Leaders of the political parties comprising the Greek coalition government will meet the premier, Lucas Papademos, later today to give him their reply to demands for sweeping austerity measures in return for a further €130 billion in bailout loans.
If agreement to the demands, imposed by the so-called troika—the European Commission, European Central Bank and International Monetary Fund—is not forthcoming, Greece could default on its loans as early as next month.
Speaking after extensive talks with Papademos on Sunday, leaders of the three government parties said they had not accepted demands for the cuts.
The measures are believed to include a 25 percent cut in the minimum private sector wage and a 35 percent reduction in supplementary pensions. In addition, 100 state-controlled enterprises could be closed, leading to immediate jobs losses and the sacking of 150,000 public sector workers by 2015.
While no final agreement has been reached, Papademos said the coalition partners had agreed to some “basic issues,” including spending cuts this year equivalent to 1.5 percentage points of gross domestic product, or about €3 billion.
Clearly fearful of the political consequences, however, members of the coalition are voicing opposition over the extent of the latest “troika” demands.
Emerging from the talks, Antonis Samaras, leader of the centre-right New Democracy Party, said: “They’re asking for more recession than the country can take.” Samaras warned that the wage cuts would deepen the slump which has already lasted for five years.
George Karatzaferis, the leader of the right-wing Laos party, the junior partner in the coalition, was the most explicit on the possible consequences. “I am not going to contribute to a revolution that will humiliate us and that will burn Europe,” he said.
Last week, the Laos party leader warned of a “social explosion” in Greece as a result of the cuts. In a letter to European Commission President Jose Manuel Barroso, he said the next round of austerity measures would cause an economic collapse and social unrest “of a kind that Europe has not seen for decades.”
Karatzaferis added: “Reform cannot happen at gunpoint, especially when it requires the participation of the complex structure of an entire society. It is a time bomb for the entire western world.”
Socialist Party Finance Minister Evangelos Venizelos is trying to get agreement on the cuts on the basis that the alternative—bankruptcy—would be worse. “Yes, it is terrible to be forced to cut pensions and wages, but what we are trying to avoid is indescribable,” he said in response to criticism of the proposed measures.
The cut in the minimum wage would see a reduction from about $1,000 per month to $750, approximately the same level as in Portugal. This will have a devastating impact on wide layers of the population in conditions where consumer prices are relatively high. Petrol, for example, retails for about $8 a gallon. Unemployment in Greece is already 20 percent, businesses are closing every day and homelessness is on the rise.
The cut in wages is being promoted on the grounds that it is needed to improve competitiveness. These claims are disputed, however. “The effect on competitiveness is very small but the social impact is huge,” economist Yannis Stournaras told the New York Times.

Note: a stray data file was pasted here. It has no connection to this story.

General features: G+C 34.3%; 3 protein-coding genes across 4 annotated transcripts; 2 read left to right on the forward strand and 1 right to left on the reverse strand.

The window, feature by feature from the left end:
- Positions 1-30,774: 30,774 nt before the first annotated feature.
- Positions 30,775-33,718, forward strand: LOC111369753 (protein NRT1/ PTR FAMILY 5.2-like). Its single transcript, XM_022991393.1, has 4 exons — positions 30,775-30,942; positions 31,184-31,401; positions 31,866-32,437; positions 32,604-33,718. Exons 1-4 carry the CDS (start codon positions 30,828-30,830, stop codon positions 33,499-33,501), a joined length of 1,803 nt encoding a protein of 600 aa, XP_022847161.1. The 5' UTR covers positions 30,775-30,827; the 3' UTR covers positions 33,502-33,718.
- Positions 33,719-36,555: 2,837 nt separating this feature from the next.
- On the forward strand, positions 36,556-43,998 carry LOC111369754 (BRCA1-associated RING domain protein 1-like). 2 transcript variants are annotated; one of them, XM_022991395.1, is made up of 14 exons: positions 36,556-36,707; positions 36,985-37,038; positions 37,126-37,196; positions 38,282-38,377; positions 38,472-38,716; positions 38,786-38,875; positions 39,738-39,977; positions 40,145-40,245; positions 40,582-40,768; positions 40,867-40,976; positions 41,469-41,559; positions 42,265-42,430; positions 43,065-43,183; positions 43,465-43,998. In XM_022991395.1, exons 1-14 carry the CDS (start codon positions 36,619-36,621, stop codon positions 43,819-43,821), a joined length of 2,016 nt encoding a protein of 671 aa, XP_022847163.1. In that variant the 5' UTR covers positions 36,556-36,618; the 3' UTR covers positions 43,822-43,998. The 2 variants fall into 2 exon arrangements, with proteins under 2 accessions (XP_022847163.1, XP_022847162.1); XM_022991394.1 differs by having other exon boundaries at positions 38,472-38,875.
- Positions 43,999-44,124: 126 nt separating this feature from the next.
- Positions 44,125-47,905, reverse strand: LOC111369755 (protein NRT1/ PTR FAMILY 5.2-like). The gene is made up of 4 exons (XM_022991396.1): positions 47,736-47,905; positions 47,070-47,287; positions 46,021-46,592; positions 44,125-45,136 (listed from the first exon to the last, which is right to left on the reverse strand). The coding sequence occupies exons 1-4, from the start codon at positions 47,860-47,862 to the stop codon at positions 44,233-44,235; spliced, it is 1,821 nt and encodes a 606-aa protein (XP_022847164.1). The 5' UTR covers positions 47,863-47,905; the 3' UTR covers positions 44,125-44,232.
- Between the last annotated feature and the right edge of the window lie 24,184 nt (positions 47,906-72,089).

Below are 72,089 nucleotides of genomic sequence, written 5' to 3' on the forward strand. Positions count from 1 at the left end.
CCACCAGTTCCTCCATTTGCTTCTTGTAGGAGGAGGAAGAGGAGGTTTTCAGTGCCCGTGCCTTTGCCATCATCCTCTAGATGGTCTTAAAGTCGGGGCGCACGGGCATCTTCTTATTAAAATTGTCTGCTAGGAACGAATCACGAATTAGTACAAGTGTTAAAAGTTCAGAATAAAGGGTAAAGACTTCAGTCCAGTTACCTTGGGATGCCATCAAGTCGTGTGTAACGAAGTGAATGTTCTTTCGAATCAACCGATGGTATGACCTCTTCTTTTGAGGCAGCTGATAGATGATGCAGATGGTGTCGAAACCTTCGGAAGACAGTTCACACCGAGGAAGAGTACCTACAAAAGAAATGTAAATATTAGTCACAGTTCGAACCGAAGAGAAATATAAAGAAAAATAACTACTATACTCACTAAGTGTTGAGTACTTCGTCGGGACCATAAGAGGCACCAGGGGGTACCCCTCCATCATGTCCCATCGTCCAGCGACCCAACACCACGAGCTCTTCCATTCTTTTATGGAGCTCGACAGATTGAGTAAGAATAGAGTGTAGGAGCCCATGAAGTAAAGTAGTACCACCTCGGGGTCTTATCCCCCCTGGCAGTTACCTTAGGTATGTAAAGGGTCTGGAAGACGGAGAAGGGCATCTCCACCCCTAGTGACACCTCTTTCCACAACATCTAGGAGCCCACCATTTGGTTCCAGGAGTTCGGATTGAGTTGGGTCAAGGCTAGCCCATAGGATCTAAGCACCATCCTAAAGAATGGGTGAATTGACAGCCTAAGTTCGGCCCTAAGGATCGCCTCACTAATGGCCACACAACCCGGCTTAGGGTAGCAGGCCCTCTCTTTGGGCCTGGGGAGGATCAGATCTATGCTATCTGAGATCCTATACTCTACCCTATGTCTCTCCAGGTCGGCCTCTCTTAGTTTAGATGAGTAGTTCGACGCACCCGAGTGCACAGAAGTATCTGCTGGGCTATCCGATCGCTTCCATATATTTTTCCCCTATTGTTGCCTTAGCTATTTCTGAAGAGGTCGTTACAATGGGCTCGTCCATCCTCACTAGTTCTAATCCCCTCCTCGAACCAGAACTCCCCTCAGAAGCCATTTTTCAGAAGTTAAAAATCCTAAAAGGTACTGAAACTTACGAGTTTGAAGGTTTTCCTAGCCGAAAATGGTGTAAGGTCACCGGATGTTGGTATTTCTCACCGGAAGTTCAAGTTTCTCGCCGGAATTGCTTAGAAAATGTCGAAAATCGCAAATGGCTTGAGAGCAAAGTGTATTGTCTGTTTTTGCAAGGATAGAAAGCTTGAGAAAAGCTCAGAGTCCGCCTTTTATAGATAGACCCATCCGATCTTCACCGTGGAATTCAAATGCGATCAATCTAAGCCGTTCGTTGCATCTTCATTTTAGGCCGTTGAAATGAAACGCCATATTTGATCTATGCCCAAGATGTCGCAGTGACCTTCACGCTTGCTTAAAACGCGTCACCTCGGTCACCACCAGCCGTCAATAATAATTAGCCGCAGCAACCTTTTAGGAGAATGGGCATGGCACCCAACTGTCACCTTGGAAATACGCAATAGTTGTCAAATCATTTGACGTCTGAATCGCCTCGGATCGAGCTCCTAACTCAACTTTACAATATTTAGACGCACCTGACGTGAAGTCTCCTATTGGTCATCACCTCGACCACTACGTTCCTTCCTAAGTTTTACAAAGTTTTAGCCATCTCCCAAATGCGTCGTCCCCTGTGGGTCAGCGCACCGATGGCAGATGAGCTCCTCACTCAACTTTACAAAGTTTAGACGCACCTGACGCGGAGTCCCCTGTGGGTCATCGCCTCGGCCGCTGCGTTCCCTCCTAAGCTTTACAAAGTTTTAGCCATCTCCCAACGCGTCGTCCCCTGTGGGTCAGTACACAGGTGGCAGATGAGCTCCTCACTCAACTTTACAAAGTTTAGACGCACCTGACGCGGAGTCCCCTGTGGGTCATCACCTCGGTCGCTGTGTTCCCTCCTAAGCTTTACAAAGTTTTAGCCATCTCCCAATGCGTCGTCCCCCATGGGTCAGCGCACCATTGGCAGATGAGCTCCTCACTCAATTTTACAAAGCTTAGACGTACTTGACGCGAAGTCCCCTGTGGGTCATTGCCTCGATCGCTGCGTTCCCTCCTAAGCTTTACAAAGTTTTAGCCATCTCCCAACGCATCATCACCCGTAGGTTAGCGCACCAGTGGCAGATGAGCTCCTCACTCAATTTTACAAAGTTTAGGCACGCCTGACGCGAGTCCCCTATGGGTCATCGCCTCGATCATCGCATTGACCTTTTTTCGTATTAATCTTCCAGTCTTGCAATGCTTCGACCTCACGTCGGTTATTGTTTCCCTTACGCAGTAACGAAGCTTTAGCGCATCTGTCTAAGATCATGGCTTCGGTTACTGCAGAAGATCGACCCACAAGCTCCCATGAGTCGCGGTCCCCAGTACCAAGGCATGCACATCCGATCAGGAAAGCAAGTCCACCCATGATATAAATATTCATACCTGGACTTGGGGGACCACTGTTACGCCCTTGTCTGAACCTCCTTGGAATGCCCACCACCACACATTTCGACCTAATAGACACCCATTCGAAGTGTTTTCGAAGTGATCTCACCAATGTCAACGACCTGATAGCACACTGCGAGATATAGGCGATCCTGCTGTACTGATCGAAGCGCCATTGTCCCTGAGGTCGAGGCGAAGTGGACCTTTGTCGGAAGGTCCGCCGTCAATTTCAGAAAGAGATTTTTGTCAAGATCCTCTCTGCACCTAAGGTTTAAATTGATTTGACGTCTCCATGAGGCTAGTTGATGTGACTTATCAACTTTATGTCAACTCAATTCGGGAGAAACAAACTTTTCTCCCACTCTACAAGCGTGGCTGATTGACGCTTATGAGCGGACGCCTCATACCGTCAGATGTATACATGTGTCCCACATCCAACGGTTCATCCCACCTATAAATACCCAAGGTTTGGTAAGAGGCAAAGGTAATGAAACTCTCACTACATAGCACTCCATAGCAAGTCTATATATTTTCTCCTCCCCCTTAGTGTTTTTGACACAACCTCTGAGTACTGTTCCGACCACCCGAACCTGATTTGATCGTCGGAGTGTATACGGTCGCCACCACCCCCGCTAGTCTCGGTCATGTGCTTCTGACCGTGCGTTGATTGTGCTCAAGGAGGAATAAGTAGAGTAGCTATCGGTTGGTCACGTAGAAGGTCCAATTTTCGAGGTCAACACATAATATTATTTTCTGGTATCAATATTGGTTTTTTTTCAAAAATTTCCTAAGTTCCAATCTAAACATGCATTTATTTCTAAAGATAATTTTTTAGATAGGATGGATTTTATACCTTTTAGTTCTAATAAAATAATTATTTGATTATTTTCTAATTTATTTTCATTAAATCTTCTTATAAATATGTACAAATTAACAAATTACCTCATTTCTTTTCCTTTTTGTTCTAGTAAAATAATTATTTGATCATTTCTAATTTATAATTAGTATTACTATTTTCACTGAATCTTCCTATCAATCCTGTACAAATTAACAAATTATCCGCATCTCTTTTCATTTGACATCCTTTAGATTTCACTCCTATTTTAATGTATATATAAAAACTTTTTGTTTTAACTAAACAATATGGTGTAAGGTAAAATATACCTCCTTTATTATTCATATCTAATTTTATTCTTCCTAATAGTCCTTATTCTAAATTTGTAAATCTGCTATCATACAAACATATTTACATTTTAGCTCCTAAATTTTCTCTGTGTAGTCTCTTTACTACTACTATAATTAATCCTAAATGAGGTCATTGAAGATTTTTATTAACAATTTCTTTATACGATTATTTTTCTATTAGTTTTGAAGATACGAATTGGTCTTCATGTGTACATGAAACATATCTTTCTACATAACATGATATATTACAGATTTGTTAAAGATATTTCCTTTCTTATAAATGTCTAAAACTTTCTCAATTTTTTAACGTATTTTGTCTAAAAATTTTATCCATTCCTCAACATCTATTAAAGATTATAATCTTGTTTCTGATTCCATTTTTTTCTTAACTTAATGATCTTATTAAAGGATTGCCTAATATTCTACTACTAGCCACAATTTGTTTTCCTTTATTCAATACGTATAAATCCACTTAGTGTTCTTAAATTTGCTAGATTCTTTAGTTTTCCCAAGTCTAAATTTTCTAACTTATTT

The latest cuts are part of a €4.4 billion package of reductions that the “troika” insists must be met at once. Unless agreement is reached, Greece will move one step closure to default on a €14.5 billion bond repayment due on March 20. A default could trigger a crisis throughout the euro zone, with contagion spreading almost immediately to Portugal and Italy. Despite the injection of funds into the financial system by the European Central Bank, which calmed market turbulence in January, interest rates on Portuguese bonds have remained at or near record levels.
The deepening Greek crisis has been accompanied by warnings from European officials of the disastrous consequences of a default. Such statements are partly aimed at placing the maximum possible pressure on the parties in the Greek government. They are also a reflection of the fear that the financial crisis could rapidly spiral out of control.
The head of the euro zone group of finance ministers, Jean-Claude Juncker, told Der Spiegel that the possibility of bankruptcy should encourage Athens to “get muscles” when it came to implementing the austerity measures.
In addition to the crisis over long-term measures, the issue of how much of a “haircut” bondholders should take on their investments as part of Greece’s debt restructuring has yet to be settled.
Deutsche Bank Chief Executive Josef Ackerman warned at the weekend that failure to agree on a voluntary debt rescheduling for Greece would open “a new Pandora’s box” in the euro zone crisis. “We are in a make or break situation,” he said.
A default by Greece would not only reverberate throughout Europe, but could have a major impact on American banks and financial institutions which, while not heavily involved in direct loans, face large payouts on credit default swaps if bankruptcy is declared.
The depth of the austerity measures being demanded is a warning to the working class of social devastation that will be imposed by the financial aristocracy in Europe and internationally.